The House Energy and Commerce Subcommittee on Oversight and Investigation and Subcommittee on Health held a hearing last week on the future of the unsustainable, poorly designed CLASS program now that it’s on life support (though it still has a heartbeat). As Heritage analysts have already pointed out, there is a lot to look into in this flawed program.
CLASS was created as a voluntary, government-run long-term care insurance program. According to the legislation, it would be fully funded from the premiums paid by its beneficiaries, requiring no federal taxpayer dollars. But experts and Members of Congress from both sides of the aisle have long warned that the program wouldn’t work and would eventually cost taxpayers a pretty penny.
The Department of Health and Human Services (HHS) recently dropped a bombshell on Obamacare when it announced it will not be implementing the program. Their official report raised concerns about adverse selection in the program, pointing out that “if healthy purchasers are not attracted to the CLASS benefit package, then premiums will increase, which will make it even more unattractive to purchasers who could also obtain policies in the private market. This imbalance in the beneficiary pool would cause the program to quickly collapse.”
Last Wednesday before the committee, HHS officials Kathy Greenlee and Sherry Glied testified together that “we have not identified a way to make CLASS sustainable, legal and attractive to potential buyers at this time.”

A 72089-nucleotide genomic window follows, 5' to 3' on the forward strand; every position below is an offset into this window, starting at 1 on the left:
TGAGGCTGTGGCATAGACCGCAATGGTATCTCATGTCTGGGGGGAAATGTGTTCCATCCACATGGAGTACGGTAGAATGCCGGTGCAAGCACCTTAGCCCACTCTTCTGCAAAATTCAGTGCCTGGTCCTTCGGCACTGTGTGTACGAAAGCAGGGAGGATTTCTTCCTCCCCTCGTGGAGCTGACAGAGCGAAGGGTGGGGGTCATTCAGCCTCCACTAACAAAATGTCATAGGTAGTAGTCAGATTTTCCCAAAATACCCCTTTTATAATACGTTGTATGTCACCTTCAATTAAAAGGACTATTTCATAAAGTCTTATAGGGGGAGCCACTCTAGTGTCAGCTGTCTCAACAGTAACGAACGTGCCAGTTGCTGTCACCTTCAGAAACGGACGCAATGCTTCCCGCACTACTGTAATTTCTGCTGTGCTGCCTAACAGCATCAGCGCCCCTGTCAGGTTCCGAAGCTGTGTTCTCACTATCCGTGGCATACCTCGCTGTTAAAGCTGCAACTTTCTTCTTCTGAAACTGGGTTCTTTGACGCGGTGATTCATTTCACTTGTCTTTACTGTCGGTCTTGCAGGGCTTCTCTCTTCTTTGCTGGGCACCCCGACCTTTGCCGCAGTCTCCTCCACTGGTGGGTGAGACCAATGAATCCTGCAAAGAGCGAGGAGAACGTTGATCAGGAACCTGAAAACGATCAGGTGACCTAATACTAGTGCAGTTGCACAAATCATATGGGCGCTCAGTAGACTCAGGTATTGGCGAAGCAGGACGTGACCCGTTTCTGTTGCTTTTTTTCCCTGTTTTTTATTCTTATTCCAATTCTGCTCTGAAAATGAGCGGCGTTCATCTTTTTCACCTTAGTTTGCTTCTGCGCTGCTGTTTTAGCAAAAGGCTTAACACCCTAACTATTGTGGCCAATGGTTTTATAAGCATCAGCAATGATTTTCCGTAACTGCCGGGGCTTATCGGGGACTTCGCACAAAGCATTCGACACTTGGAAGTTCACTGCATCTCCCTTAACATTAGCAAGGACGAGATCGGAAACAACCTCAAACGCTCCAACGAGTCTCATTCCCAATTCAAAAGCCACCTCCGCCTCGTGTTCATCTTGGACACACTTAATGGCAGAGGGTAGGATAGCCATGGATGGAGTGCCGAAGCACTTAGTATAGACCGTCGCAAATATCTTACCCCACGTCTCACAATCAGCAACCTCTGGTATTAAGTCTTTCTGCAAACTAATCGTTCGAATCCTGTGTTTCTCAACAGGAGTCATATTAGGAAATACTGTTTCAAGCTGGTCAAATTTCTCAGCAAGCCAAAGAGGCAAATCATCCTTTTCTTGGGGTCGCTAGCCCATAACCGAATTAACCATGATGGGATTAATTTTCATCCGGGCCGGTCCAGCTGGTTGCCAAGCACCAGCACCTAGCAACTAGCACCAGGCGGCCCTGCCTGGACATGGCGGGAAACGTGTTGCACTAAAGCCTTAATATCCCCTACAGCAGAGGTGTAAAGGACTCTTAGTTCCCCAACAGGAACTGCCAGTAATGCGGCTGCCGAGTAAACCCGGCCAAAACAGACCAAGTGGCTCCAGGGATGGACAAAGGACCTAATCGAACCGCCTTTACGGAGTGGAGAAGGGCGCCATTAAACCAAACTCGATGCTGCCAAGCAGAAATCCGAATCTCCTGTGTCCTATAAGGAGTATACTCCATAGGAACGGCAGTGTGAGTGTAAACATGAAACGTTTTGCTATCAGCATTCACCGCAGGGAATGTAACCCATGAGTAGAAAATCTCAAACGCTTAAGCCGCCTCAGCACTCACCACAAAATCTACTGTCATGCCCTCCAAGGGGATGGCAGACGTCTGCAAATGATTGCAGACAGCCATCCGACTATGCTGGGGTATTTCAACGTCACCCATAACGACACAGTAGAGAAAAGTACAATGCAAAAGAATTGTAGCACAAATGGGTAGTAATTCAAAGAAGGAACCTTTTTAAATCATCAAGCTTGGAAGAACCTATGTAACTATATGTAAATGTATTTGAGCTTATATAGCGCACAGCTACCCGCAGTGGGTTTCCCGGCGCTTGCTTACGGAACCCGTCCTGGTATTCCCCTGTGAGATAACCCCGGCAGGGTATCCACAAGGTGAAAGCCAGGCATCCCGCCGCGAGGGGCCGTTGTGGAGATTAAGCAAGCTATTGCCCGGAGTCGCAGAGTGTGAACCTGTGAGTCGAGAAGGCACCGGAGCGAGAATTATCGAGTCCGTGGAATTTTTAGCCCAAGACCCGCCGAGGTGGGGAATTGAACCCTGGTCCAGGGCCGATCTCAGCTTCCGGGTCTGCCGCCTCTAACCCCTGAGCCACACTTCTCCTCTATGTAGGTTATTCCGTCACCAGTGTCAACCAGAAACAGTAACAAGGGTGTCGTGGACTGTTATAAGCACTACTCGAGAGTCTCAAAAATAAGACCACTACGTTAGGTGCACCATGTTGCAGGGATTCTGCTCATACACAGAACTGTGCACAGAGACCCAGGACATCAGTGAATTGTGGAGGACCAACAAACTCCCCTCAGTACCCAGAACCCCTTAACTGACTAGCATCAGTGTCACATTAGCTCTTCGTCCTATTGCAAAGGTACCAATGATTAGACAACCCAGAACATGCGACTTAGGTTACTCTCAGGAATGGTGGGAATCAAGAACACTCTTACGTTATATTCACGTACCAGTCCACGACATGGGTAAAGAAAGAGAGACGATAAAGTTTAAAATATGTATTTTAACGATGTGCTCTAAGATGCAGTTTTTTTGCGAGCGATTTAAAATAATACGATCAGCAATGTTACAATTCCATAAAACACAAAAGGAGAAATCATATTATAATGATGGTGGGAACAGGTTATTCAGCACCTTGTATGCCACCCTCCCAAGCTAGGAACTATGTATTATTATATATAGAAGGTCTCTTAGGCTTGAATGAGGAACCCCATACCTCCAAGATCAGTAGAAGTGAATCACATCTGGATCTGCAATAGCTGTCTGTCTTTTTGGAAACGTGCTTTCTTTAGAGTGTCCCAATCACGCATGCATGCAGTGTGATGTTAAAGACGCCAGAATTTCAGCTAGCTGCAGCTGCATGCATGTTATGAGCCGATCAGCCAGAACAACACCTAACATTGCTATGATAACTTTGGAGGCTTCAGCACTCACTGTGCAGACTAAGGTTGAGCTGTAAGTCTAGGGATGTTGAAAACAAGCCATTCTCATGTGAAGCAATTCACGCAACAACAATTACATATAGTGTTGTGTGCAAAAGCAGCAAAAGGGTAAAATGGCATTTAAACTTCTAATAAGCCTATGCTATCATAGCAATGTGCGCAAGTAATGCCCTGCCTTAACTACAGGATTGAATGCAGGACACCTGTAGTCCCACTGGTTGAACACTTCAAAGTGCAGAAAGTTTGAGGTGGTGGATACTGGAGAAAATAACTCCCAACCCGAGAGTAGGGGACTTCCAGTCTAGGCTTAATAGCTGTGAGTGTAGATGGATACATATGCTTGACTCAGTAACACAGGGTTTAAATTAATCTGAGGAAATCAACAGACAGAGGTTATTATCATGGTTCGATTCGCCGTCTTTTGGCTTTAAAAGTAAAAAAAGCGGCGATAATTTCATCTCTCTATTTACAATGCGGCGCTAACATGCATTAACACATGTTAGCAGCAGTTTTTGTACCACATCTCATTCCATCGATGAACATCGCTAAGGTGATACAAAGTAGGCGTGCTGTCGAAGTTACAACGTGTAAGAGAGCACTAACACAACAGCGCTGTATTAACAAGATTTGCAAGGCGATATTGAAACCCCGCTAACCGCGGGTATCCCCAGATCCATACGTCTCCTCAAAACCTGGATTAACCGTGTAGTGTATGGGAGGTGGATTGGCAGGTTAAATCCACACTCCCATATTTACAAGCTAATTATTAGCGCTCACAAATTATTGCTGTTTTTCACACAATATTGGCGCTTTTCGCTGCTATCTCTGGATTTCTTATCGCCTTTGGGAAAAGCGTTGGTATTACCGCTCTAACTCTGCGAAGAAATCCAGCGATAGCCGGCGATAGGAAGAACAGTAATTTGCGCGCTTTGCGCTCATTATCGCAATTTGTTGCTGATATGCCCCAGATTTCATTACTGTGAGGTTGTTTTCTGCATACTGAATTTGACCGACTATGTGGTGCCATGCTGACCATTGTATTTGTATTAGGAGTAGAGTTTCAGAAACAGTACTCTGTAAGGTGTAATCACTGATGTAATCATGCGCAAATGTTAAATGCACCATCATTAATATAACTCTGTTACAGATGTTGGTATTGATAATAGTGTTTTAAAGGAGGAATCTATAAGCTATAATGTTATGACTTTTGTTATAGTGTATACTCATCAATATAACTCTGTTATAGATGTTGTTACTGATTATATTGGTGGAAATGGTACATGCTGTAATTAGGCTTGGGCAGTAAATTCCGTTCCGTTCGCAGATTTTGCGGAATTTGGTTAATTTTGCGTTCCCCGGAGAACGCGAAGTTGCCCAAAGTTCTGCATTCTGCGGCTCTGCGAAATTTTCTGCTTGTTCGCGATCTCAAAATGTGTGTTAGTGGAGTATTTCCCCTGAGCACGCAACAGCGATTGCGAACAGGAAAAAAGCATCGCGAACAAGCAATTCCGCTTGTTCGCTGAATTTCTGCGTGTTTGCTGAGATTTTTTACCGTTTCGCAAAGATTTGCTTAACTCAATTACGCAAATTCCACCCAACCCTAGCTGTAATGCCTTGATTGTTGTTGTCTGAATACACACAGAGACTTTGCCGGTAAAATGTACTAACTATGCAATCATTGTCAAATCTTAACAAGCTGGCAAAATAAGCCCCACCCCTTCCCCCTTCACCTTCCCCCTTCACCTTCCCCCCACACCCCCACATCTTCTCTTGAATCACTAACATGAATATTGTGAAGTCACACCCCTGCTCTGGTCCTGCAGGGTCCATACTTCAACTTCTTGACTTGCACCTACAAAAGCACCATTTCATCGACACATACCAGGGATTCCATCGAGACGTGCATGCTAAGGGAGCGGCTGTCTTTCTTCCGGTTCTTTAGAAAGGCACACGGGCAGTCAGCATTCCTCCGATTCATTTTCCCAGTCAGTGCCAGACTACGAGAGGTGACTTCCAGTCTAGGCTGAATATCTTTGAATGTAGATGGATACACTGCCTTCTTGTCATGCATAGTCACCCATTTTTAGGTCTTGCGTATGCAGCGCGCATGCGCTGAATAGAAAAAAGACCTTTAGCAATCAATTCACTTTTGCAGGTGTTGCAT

On top of its budgetary concerns, extensive Heritage research has laid out why CLASS would make long-term care insurance even worse than what’s currently available:
The average monthly premium for private LTC insurance in 2007–2008 was $184. This is about 25 percent less than the estimated average premium of $240 for the CLASS program as calculated by the CMS Office of the Actuary. However, the plans are not direct comparisons. The CMS assumes an average daily benefit of $50 per day for an unlimited period. By comparison, most private offerings pay benefits of $120 to $400 per day, averaging $165 per day.
CLASS is a bad deal for both taxpayers (who would likely have to bail out the program) and beneficiaries (who would be better served by choosing among private options). While there remains a growing problem regarding the lack of enrollment in long-term care insurance in the United States, CLASS is not the solution.
Though its implementation has been indefinitely halted, Congress should act to ensure that it doesn’t once more rear its ugly head. As Representative Charles Boustany (R–LA) advised in his testimony, “Congress should repeal it, instead of waiting for bureaucrats to change their minds. CLASS is the wrong solution to America’s long-term care needs.”